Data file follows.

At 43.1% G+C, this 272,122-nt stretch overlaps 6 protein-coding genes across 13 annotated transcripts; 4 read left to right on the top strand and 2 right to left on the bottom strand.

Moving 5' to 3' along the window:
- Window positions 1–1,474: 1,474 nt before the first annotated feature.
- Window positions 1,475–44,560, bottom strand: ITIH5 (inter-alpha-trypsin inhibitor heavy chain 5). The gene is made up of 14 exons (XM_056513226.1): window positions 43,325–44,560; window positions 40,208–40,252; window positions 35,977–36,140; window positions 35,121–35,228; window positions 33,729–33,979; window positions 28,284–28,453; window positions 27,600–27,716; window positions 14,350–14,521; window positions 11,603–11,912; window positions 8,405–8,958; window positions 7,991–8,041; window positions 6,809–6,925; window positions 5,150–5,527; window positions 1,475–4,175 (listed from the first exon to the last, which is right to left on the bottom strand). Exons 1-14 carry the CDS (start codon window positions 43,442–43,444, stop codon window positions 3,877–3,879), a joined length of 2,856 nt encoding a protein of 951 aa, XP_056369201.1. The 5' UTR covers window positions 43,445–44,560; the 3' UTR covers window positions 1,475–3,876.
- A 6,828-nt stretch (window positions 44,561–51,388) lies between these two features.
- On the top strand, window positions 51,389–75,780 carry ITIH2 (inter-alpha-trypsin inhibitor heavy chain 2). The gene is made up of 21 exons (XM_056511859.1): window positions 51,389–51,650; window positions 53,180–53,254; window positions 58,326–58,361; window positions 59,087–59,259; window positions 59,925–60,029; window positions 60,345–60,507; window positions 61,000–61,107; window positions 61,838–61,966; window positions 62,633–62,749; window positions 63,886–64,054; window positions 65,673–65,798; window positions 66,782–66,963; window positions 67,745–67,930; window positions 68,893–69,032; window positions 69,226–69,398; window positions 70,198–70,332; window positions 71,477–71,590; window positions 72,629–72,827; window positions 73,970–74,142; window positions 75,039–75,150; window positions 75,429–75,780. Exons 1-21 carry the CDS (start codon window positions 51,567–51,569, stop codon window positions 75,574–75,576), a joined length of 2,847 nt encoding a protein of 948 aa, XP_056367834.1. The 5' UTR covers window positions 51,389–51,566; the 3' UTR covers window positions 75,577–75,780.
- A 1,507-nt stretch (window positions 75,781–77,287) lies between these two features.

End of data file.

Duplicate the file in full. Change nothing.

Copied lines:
At 43.1% G+C, this 272,122-nt stretch overlaps 6 protein-coding genes across 13 annotated transcripts; 4 read left to right on the top strand and 2 right to left on the bottom strand.

Moving 5' to 3' along the window:
- Window positions 1–1,474: 1,474 nt before the first annotated feature.
- Window positions 1,475–44,560, bottom strand: ITIH5 (inter-alpha-trypsin inhibitor heavy chain 5). The gene is made up of 14 exons (XM_056513226.1): window positions 43,325–44,560; window positions 40,208–40,252; window positions 35,977–36,140; window positions 35,121–35,228; window positions 33,729–33,979; window positions 28,284–28,453; window positions 27,600–27,716; window positions 14,350–14,521; window positions 11,603–11,912; window positions 8,405–8,958; window positions 7,991–8,041; window positions 6,809–6,925; window positions 5,150–5,527; window positions 1,475–4,175 (listed from the first exon to the last, which is right to left on the bottom strand). Exons 1-14 carry the CDS (start codon window positions 43,442–43,444, stop codon window positions 3,877–3,879), a joined length of 2,856 nt encoding a protein of 951 aa, XP_056369201.1. The 5' UTR covers window positions 43,445–44,560; the 3' UTR covers window positions 1,475–3,876.
- A 6,828-nt stretch (window positions 44,561–51,388) lies between these two features.
- On the top strand, window positions 51,389–75,780 carry ITIH2 (inter-alpha-trypsin inhibitor heavy chain 2). The gene is made up of 21 exons (XM_056511859.1): window positions 51,389–51,650; window positions 53,180–53,254; window positions 58,326–58,361; window positions 59,087–59,259; window positions 59,925–60,029; window positions 60,345–60,507; window positions 61,000–61,107; window positions 61,838–61,966; window positions 62,633–62,749; window positions 63,886–64,054; window positions 65,673–65,798; window positions 66,782–66,963; window positions 67,745–67,930; window positions 68,893–69,032; window positions 69,226–69,398; window positions 70,198–70,332; window positions 71,477–71,590; window positions 72,629–72,827; window positions 73,970–74,142; window positions 75,039–75,150; window positions 75,429–75,780. Exons 1-21 carry the CDS (start codon window positions 51,567–51,569, stop codon window positions 75,574–75,576), a joined length of 2,847 nt encoding a protein of 948 aa, XP_056367834.1. The 5' UTR covers window positions 51,389–51,566; the 3' UTR covers window positions 75,577–75,780.
- A 1,507-nt stretch (window positions 75,781–77,287) lies between these two features.